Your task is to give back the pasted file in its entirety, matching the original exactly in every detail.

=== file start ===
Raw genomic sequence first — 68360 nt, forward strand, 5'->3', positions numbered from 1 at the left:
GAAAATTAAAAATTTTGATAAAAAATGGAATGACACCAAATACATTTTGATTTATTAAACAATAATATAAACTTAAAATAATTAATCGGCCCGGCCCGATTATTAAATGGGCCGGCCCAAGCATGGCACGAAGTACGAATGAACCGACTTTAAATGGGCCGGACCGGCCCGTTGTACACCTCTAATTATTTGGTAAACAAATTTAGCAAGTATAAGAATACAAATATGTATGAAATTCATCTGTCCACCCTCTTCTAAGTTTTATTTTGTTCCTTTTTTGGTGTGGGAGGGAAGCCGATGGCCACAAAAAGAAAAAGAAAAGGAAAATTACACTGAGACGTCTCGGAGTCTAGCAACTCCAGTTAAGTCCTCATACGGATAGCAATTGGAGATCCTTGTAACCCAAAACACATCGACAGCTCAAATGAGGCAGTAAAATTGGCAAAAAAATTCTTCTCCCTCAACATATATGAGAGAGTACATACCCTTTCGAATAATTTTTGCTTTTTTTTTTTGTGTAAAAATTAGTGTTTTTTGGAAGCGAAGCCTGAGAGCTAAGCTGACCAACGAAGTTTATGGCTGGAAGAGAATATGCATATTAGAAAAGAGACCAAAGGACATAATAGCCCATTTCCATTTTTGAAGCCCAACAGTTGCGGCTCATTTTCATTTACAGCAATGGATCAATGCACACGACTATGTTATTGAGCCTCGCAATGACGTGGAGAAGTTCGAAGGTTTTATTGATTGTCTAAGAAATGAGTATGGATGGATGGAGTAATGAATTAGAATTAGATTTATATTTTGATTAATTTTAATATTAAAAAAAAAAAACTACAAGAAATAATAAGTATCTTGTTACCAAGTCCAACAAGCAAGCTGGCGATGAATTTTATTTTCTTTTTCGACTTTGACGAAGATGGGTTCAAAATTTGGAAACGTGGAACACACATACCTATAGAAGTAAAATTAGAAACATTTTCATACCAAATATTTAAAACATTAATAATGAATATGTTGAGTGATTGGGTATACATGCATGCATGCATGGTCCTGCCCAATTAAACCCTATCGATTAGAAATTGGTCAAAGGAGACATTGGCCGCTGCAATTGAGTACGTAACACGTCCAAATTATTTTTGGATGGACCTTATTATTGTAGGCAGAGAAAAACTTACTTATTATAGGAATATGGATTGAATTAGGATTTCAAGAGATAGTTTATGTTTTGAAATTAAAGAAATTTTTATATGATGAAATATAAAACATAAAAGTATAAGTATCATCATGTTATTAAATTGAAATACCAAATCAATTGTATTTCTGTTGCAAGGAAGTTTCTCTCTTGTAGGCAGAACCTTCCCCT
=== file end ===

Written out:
Raw genomic sequence first — 68360 nt, forward strand, 5'->3', positions numbered from 1 at the left:
GAAAATTAAAAATTTTGATAAAAAATGGAATGACACCAAATACATTTTGATTTATTAAACAATAATATAAACTTAAAATAATTAATCGGCCCGGCCCGATTATTAAATGGGCCGGCCCAAGCATGGCACGAAGTACGAATGAACCGACTTTAAATGGGCCGGACCGGCCCGTTGTACACCTCTAATTATTTGGTAAACAAATTTAGCAAGTATAAGAATACAAATATGTATGAAATTCATCTGTCCACCCTCTTCTAAGTTTTATTTTGTTCCTTTTTTGGTGTGGGAGGGAAGCCGATGGCCACAAAAAGAAAAAGAAAAGGAAAATTACACTGAGACGTCTCGGAGTCTAGCAACTCCAGTTAAGTCCTCATACGGATAGCAATTGGAGATCCTTGTAACCCAAAACACATCGACAGCTCAAATGAGGCAGTAAAATTGGCAAAAAAATTCTTCTCCCTCAACATATATGAGAGAGTACATACCCTTTCGAATAATTTTTGCTTTTTTTTTTTGTGTAAAAATTAGTGTTTTTTGGAAGCGAAGCCTGAGAGCTAAGCTGACCAACGAAGTTTATGGCTGGAAGAGAATATGCATATTAGAAAAGAGACCAAAGGACATAATAGCCCATTTCCATTTTTGAAGCCCAACAGTTGCGGCTCATTTTCATTTACAGCAATGGATCAATGCACACGACTATGTTATTGAGCCTCGCAATGACGTGGAGAAGTTCGAAGGTTTTATTGATTGTCTAAGAAATGAGTATGGATGGATGGAGTAATGAATTAGAATTAGATTTATATTTTGATTAATTTTAATATTAAAAAAAAAAAACTACAAGAAATAATAAGTATCTTGTTACCAAGTCCAACAAGCAAGCTGGCGATGAATTTTATTTTCTTTTTCGACTTTGACGAAGATGGGTTCAAAATTTGGAAACGTGGAACACACATACCTATAGAAGTAAAATTAGAAACATTTTCATACCAAATATTTAAAACATTAATAATGAATATGTTGAGTGATTGGGTATACATGCATGCATGCATGGTCCTGCCCAATTAAACCCTATCGATTAGAAATTGGTCAAAGGAGACATTGGCCGCTGCAATTGAGTACGTAACACGTCCAAATTATTTTTGGATGGACCTTATTATTGTAGGCAGAGAAAAACTTACTTATTATAGGAATATGGATTGAATTAGGATTTCAAGAGATAGTTTATGTTTTGAAATTAAAGAAATTTTTATATGATGAAATATAAAACATAAAAGTATAAGTATCATCATGTTATTAAATTGAAATACCAAATCAATTGTATTTCTGTTGCAAGGAAGTTTCTCTCTTGTAGGCAGAACCTTCCCCT